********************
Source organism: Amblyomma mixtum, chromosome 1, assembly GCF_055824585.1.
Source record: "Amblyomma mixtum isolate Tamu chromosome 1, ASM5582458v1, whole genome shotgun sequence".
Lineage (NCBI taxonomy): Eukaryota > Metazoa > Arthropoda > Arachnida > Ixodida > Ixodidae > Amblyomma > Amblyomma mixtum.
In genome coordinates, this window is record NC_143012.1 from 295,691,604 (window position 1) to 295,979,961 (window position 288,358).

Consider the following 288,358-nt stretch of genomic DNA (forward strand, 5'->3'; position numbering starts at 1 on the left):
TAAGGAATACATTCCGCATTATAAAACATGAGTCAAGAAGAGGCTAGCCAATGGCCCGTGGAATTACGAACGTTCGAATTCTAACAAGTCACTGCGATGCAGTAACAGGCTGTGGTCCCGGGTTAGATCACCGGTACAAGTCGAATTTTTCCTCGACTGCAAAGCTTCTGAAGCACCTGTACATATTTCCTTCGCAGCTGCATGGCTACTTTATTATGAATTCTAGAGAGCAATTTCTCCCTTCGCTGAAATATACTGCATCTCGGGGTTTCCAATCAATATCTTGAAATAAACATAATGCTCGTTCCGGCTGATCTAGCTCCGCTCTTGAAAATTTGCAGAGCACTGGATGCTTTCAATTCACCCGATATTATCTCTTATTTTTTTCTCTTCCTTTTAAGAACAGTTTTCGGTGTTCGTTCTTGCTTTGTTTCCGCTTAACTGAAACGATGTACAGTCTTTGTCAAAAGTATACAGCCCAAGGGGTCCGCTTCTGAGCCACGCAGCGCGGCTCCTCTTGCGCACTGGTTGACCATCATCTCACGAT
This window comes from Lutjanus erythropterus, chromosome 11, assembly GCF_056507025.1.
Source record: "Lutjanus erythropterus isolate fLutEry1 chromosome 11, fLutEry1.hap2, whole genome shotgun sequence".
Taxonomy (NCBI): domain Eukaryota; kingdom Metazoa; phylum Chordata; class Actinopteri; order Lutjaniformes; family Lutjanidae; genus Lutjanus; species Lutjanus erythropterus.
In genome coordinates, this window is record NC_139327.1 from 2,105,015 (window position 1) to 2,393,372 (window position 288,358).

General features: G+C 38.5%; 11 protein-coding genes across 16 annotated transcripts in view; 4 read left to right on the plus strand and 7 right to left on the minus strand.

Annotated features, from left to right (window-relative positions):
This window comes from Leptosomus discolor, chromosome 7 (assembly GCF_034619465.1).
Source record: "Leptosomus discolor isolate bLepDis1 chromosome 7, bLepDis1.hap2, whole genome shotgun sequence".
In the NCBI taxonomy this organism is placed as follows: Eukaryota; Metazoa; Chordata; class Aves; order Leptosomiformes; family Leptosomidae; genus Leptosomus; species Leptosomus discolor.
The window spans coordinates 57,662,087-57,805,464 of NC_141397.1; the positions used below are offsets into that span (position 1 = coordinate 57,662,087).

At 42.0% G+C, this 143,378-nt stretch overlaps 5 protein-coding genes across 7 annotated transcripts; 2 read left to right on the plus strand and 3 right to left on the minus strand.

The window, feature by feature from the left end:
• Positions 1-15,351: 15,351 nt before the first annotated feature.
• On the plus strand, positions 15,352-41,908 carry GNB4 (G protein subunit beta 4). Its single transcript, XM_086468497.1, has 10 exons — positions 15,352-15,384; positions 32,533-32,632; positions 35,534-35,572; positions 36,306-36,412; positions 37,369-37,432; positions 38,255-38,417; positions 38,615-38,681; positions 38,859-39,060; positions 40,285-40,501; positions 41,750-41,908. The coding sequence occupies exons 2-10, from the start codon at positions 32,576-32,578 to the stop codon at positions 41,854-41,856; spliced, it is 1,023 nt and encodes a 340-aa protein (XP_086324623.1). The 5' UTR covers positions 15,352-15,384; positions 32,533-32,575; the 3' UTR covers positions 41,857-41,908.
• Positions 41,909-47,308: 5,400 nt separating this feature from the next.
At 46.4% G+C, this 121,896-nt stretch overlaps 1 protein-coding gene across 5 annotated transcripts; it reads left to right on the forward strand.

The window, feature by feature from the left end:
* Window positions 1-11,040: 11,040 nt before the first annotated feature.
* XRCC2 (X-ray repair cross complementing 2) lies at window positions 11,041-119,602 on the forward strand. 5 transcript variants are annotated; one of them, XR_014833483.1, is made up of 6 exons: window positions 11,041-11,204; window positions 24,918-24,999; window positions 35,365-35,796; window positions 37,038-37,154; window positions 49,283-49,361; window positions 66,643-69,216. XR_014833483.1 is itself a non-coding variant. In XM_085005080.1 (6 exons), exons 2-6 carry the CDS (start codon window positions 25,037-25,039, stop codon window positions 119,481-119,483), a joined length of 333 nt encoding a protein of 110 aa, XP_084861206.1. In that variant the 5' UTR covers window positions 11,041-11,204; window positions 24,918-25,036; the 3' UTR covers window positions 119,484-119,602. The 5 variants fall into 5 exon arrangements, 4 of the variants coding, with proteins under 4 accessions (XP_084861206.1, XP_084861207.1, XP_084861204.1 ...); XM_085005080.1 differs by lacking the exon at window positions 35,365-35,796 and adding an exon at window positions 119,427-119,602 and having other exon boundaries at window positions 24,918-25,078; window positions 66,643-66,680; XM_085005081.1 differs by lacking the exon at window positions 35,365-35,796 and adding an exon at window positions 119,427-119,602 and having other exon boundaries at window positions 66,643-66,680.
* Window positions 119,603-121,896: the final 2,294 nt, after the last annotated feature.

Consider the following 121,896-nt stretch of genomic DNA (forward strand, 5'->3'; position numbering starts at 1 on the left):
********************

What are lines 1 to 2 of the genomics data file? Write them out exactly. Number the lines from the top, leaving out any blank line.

Source organism: Amblyomma mixtum, chromosome 1, assembly GCF_055824585.1.
Source record: "Amblyomma mixtum isolate Tamu chromosome 1, ASM5582458v1, whole genome shotgun sequence".